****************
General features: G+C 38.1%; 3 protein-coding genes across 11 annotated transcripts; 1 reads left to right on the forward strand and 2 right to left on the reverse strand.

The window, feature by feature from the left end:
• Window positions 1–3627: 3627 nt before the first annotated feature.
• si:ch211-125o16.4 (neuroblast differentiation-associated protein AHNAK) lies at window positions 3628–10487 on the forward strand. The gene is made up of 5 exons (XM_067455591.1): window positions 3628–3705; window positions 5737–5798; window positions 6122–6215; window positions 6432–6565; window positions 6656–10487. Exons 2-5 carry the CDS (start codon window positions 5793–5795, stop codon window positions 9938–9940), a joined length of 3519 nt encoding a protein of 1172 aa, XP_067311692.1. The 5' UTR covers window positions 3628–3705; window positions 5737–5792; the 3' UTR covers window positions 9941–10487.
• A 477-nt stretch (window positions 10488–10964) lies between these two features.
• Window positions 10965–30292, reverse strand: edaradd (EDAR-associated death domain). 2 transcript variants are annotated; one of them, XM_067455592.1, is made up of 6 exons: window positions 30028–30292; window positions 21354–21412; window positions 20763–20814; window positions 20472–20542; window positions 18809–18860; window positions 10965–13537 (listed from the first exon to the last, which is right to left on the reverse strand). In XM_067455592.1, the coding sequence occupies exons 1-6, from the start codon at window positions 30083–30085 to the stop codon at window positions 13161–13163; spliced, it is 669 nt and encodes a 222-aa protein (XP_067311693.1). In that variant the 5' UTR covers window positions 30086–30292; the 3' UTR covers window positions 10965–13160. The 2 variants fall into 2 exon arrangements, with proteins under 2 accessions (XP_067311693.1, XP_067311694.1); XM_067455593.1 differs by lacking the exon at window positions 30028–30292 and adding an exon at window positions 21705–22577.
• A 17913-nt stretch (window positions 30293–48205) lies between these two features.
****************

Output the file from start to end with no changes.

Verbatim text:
General features: G+C 38.1%; 3 protein-coding genes across 11 annotated transcripts; 1 reads left to right on the forward strand and 2 right to left on the reverse strand.

The window, feature by feature from the left end:
• Window positions 1–3627: 3627 nt before the first annotated feature.
• si:ch211-125o16.4 (neuroblast differentiation-associated protein AHNAK) lies at window positions 3628–10487 on the forward strand. The gene is made up of 5 exons (XM_067455591.1): window positions 3628–3705; window positions 5737–5798; window positions 6122–6215; window positions 6432–6565; window positions 6656–10487. Exons 2-5 carry the CDS (start codon window positions 5793–5795, stop codon window positions 9938–9940), a joined length of 3519 nt encoding a protein of 1172 aa, XP_067311692.1. The 5' UTR covers window positions 3628–3705; window positions 5737–5792; the 3' UTR covers window positions 9941–10487.
• A 477-nt stretch (window positions 10488–10964) lies between these two features.
• Window positions 10965–30292, reverse strand: edaradd (EDAR-associated death domain). 2 transcript variants are annotated; one of them, XM_067455592.1, is made up of 6 exons: window positions 30028–30292; window positions 21354–21412; window positions 20763–20814; window positions 20472–20542; window positions 18809–18860; window positions 10965–13537 (listed from the first exon to the last, which is right to left on the reverse strand). In XM_067455592.1, the coding sequence occupies exons 1-6, from the start codon at window positions 30083–30085 to the stop codon at window positions 13161–13163; spliced, it is 669 nt and encodes a 222-aa protein (XP_067311693.1). In that variant the 5' UTR covers window positions 30086–30292; the 3' UTR covers window positions 10965–13160. The 2 variants fall into 2 exon arrangements, with proteins under 2 accessions (XP_067311693.1, XP_067311694.1); XM_067455593.1 differs by lacking the exon at window positions 30028–30292 and adding an exon at window positions 21705–22577.
• A 17913-nt stretch (window positions 30293–48205) lies between these two features.